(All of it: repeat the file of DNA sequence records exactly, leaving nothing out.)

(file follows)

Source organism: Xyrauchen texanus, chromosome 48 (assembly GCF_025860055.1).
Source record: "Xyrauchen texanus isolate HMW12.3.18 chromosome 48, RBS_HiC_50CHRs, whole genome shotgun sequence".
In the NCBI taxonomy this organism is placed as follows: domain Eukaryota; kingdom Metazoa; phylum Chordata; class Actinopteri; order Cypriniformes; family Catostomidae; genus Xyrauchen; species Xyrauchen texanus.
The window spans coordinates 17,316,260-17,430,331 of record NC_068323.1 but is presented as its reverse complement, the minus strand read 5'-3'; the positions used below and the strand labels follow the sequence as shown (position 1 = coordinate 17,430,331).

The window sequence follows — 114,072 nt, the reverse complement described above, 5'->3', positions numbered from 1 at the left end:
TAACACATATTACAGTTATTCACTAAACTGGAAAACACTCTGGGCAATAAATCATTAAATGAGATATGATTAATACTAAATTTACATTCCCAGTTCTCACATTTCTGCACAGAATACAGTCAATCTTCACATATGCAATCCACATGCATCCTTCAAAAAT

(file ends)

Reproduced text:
Source organism: Xyrauchen texanus, chromosome 48 (assembly GCF_025860055.1).
Source record: "Xyrauchen texanus isolate HMW12.3.18 chromosome 48, RBS_HiC_50CHRs, whole genome shotgun sequence".
In the NCBI taxonomy this organism is placed as follows: domain Eukaryota; kingdom Metazoa; phylum Chordata; class Actinopteri; order Cypriniformes; family Catostomidae; genus Xyrauchen; species Xyrauchen texanus.
The window spans coordinates 17,316,260-17,430,331 of record NC_068323.1 but is presented as its reverse complement, the minus strand read 5'-3'; the positions used below and the strand labels follow the sequence as shown (position 1 = coordinate 17,430,331).

The window sequence follows — 114,072 nt, the reverse complement described above, 5'->3', positions numbered from 1 at the left end:
TAACACATATTACAGTTATTCACTAAACTGGAAAACACTCTGGGCAATAAATCATTAAATGAGATATGATTAATACTAAATTTACATTCCCAGTTCTCACATTTCTGCACAGAATACAGTCAATCTTCACATATGCAATCCACATGCATCCTTCAAAAAT